Palliative care is paid for and covered just like any other medical subspecialty. Most insurance, including Medicare and Medicaid, cover these medical services, as do many private insurers. Insurance companies vary in their requirements around referrals and other details, so it’s important to look into your insurance plan before proceeding.
Some do! But generally speaking, palliative care addresses needs the U.S. healthcare system has historically not been equipped to resolve. Though things are shifting, U.S. healthcare has sometimes operated as more of a “sick-care” system, focusing on technology and disease-driven care that doesn’t take into account quality of life considerations. Until recently, outside of palliative care, most physicians were not trained to assess or adequately treat the symptoms or stress that can accompany serious illness, and to communicate effectively with patients about these issues.
Palliative care must be coordinated through your primary care physician. If you are managing a serious illness and experiencing symptoms or treatment side effects, and have not yet discussed palliative care with your primary medical team, there is no need to wait for your physician to bring it up. Your PCP may not realize you’re experiencing symptoms that need to be addressed. Ask about what is available to you, and advocate for yourself! Explain to them that you would like an extra layer of support, and need a referral. If they are hesitant, you can refer them to GetPalliativeCare.org for more information.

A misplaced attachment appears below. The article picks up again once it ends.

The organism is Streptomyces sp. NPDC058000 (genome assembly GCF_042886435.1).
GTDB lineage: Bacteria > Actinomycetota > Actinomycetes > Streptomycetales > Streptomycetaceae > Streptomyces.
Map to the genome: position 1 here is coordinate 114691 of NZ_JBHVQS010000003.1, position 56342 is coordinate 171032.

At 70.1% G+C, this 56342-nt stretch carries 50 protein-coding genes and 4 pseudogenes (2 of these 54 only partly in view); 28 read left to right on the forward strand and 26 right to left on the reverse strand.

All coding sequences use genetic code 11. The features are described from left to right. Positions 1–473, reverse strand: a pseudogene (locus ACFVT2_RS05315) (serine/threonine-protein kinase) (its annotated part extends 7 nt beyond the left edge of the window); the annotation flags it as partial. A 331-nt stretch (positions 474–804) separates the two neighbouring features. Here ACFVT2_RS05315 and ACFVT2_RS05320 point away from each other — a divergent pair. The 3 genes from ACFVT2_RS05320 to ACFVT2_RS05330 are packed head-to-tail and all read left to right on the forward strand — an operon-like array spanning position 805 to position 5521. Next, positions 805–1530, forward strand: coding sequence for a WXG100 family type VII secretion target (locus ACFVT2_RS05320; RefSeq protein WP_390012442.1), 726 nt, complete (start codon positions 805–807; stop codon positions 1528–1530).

For a clear and comprehensive look at palliative care, visit GetPalliativeCare.org. You can take a quiz to learn if palliative care may be right for you, find tips on talking to your doctor, listen to patients’ stories, and search for palliative care providers near you.
Watch now: “Living With Ovarian Cancer: How Palliative Care Can Help,” and other informational videos originally presented at our 2020 virtual National Conference are now available in their entirety on our website. View all ovarian cancer videos.